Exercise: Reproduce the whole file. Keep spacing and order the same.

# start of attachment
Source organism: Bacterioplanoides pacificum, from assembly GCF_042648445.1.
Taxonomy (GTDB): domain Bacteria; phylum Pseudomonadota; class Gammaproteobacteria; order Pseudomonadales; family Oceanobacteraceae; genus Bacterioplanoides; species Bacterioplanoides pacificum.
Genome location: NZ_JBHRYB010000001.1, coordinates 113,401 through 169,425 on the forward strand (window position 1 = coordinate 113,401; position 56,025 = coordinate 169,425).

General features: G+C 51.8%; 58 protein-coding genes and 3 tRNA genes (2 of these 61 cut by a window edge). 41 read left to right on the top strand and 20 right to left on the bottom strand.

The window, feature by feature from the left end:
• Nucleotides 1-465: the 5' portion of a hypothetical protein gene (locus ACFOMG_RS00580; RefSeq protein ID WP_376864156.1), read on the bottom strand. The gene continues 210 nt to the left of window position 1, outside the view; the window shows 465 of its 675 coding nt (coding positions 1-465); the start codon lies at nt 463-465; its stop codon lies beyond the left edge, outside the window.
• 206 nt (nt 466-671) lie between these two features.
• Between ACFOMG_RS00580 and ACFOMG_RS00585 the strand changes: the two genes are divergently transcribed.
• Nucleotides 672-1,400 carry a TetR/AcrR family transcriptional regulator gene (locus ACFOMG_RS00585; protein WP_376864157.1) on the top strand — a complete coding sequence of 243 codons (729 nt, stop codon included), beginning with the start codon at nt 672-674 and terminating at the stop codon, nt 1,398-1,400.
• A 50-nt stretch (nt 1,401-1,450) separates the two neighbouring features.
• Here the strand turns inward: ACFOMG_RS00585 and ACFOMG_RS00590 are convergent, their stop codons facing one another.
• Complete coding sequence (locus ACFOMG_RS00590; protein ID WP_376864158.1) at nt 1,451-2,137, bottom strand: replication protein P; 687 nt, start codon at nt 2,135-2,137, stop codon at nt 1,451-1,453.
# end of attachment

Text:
Source organism: Bacterioplanoides pacificum, from assembly GCF_042648445.1.
Taxonomy (GTDB): domain Bacteria; phylum Pseudomonadota; class Gammaproteobacteria; order Pseudomonadales; family Oceanobacteraceae; genus Bacterioplanoides; species Bacterioplanoides pacificum.
Genome location: NZ_JBHRYB010000001.1, coordinates 113,401 through 169,425 on the forward strand (window position 1 = coordinate 113,401; position 56,025 = coordinate 169,425).

General features: G+C 51.8%; 58 protein-coding genes and 3 tRNA genes (2 of these 61 cut by a window edge). 41 read left to right on the top strand and 20 right to left on the bottom strand.

The window, feature by feature from the left end:
• Nucleotides 1-465: the 5' portion of a hypothetical protein gene (locus ACFOMG_RS00580; RefSeq protein ID WP_376864156.1), read on the bottom strand. The gene continues 210 nt to the left of window position 1, outside the view; the window shows 465 of its 675 coding nt (coding positions 1-465); the start codon lies at nt 463-465; its stop codon lies beyond the left edge, outside the window.
• 206 nt (nt 466-671) lie between these two features.
• Between ACFOMG_RS00580 and ACFOMG_RS00585 the strand changes: the two genes are divergently transcribed.
• Nucleotides 672-1,400 carry a TetR/AcrR family transcriptional regulator gene (locus ACFOMG_RS00585; protein WP_376864157.1) on the top strand — a complete coding sequence of 243 codons (729 nt, stop codon included), beginning with the start codon at nt 672-674 and terminating at the stop codon, nt 1,398-1,400.
• A 50-nt stretch (nt 1,401-1,450) separates the two neighbouring features.
• Here the strand turns inward: ACFOMG_RS00585 and ACFOMG_RS00590 are convergent, their stop codons facing one another.
• Complete coding sequence (locus ACFOMG_RS00590; protein ID WP_376864158.1) at nt 1,451-2,137, bottom strand: replication protein P; 687 nt, start codon at nt 2,135-2,137, stop codon at nt 1,451-1,453.